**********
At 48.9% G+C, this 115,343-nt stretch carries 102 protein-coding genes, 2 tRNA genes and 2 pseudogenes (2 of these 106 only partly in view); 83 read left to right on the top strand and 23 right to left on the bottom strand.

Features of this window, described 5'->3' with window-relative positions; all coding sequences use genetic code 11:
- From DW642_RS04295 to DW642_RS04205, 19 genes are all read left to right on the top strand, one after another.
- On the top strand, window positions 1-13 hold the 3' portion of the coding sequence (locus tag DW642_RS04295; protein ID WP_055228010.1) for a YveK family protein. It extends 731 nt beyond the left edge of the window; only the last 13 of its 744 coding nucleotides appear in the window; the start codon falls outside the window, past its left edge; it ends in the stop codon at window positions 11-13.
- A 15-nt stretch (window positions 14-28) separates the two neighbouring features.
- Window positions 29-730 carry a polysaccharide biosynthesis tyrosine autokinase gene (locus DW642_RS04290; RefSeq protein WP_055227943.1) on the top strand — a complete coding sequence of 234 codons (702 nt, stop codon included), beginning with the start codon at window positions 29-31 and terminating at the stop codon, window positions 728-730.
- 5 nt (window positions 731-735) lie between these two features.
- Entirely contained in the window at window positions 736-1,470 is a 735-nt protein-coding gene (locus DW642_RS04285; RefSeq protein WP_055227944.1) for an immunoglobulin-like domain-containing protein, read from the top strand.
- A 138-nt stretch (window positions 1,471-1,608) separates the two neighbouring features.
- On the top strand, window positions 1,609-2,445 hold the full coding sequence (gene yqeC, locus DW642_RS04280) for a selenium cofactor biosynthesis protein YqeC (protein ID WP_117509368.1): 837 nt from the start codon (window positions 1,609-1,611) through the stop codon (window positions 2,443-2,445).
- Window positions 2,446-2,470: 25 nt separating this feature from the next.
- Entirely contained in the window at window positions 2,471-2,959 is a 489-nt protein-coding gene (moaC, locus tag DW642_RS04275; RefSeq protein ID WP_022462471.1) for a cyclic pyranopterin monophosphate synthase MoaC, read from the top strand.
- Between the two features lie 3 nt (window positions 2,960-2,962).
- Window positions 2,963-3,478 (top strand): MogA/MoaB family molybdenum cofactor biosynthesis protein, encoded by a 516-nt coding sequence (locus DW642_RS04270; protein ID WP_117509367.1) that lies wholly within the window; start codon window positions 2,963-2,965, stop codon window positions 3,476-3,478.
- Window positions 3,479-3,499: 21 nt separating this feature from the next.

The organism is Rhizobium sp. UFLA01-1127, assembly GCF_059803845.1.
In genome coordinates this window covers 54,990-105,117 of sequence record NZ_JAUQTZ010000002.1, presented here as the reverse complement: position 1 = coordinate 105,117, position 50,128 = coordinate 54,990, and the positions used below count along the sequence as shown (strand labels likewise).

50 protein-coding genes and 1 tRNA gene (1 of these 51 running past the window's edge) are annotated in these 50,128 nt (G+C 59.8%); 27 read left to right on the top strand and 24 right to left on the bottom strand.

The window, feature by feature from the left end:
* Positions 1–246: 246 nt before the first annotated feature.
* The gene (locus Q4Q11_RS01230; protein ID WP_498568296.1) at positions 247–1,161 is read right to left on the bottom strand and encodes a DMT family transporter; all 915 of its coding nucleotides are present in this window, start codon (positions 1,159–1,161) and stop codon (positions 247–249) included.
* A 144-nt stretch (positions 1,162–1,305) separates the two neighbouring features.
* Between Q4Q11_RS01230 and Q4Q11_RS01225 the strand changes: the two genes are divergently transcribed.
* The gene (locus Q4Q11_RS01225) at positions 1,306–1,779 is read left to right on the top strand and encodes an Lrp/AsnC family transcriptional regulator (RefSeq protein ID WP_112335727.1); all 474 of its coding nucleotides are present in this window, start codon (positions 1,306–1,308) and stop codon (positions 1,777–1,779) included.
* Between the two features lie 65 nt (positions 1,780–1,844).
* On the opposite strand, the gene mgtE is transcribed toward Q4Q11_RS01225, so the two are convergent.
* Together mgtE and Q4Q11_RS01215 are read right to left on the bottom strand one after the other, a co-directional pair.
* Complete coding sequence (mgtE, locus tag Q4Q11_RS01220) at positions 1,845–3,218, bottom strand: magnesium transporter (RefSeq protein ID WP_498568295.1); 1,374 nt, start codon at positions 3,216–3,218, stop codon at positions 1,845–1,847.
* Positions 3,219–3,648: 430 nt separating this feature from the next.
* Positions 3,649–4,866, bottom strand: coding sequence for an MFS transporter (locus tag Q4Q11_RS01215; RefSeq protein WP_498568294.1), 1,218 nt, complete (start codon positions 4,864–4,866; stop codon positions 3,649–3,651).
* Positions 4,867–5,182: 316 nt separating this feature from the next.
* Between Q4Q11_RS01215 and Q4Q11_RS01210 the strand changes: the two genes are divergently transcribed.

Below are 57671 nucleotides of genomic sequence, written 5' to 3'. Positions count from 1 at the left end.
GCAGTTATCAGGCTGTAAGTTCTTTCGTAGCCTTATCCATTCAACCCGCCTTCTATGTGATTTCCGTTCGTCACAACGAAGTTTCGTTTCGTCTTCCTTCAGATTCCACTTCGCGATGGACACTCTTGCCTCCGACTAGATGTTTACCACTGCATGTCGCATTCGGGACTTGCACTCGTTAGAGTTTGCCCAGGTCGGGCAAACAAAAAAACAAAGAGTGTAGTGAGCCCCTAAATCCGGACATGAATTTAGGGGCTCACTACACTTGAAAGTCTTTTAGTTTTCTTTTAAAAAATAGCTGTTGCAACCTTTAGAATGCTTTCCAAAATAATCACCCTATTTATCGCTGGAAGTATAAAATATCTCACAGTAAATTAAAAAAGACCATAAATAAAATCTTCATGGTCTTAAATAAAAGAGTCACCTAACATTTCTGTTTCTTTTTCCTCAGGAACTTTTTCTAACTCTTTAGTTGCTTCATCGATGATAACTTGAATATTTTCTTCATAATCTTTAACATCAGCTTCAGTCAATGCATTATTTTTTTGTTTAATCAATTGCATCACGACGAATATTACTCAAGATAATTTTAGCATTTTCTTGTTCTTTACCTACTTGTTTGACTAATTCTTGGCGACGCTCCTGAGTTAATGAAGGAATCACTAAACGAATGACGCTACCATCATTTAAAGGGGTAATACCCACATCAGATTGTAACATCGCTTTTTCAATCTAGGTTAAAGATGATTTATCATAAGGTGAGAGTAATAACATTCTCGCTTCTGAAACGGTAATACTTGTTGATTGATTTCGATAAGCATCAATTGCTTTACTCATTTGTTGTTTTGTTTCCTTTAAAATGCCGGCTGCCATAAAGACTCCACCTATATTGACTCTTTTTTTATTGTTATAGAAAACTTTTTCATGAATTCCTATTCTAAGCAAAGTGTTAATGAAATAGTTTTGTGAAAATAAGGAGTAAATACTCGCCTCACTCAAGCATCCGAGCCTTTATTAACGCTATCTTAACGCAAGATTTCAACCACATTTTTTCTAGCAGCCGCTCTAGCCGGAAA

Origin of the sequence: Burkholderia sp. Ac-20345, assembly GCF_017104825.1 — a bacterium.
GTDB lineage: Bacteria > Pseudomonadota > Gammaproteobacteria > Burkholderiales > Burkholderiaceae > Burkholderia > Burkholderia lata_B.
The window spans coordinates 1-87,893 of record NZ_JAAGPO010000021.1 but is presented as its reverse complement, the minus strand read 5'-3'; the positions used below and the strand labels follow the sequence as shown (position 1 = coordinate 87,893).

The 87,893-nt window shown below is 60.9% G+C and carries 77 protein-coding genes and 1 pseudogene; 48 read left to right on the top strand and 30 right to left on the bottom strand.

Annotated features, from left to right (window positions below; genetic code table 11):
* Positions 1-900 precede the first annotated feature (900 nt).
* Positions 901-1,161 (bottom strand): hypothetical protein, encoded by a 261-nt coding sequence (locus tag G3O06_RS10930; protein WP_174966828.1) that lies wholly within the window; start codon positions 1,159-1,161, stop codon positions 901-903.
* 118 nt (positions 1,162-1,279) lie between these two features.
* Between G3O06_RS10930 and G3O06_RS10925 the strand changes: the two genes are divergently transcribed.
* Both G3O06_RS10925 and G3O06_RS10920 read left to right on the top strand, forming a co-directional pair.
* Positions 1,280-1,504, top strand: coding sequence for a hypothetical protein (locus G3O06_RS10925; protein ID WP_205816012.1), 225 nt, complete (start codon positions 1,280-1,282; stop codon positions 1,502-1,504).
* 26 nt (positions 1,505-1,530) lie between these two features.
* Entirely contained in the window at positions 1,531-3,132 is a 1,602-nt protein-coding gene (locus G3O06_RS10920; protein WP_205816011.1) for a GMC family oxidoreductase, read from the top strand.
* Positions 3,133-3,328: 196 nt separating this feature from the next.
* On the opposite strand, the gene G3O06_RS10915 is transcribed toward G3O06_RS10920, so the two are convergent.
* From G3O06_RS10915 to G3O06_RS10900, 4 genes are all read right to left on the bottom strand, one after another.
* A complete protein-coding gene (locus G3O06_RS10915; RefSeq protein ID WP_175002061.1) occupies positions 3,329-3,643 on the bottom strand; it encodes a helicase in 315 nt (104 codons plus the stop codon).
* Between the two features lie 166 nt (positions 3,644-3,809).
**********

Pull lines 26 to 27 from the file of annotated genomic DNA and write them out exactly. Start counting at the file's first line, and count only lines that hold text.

* On the opposite strand, the gene mgtE is transcribed toward Q4Q11_RS01225, so the two are convergent.
* Together mgtE and Q4Q11_RS01215 are read right to left on the bottom strand one after the other, a co-directional pair.